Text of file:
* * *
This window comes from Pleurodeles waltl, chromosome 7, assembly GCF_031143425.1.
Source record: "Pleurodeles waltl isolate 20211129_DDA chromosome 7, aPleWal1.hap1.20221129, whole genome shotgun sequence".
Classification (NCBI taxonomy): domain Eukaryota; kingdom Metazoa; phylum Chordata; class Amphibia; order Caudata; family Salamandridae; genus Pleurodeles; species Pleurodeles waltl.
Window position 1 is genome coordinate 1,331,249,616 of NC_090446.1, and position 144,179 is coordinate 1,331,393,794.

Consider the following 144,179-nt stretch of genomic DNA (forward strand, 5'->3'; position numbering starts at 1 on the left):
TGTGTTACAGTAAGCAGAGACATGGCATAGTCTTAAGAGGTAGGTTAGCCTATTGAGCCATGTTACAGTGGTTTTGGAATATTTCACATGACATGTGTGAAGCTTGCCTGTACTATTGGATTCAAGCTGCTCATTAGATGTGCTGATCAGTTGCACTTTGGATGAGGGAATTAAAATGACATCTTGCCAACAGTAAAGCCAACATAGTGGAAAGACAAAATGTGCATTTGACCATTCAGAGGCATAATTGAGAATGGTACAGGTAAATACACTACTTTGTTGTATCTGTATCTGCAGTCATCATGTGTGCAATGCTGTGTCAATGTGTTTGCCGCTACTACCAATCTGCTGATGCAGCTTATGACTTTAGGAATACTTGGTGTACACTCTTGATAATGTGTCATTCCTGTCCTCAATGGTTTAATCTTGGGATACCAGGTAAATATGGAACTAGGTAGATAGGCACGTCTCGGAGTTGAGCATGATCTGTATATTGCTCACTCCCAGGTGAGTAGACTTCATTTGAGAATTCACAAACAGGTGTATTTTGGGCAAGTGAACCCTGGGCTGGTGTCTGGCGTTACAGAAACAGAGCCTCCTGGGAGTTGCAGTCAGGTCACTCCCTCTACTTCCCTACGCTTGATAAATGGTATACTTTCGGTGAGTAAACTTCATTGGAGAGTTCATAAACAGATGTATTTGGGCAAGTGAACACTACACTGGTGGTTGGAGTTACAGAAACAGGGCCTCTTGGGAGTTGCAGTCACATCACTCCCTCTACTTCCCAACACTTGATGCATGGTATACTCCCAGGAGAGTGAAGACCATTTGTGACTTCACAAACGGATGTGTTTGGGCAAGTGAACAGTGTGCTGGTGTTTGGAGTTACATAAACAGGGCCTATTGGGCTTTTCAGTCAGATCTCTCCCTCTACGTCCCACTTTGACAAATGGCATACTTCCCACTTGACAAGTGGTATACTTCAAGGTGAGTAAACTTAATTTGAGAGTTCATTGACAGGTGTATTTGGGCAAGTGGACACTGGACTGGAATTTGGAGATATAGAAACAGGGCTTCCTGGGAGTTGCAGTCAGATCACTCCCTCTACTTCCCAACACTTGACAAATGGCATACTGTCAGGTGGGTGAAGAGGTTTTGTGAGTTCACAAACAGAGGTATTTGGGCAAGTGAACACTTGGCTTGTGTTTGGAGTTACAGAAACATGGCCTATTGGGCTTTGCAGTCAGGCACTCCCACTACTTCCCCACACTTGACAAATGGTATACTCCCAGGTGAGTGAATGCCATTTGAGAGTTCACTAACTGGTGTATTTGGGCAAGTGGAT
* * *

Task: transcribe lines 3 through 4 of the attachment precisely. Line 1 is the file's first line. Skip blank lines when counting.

Classification (NCBI taxonomy): domain Eukaryota; kingdom Metazoa; phylum Chordata; class Amphibia; order Caudata; family Salamandridae; genus Pleurodeles; species Pleurodeles waltl.
Window position 1 is genome coordinate 1,331,249,616 of NC_090446.1, and position 144,179 is coordinate 1,331,393,794.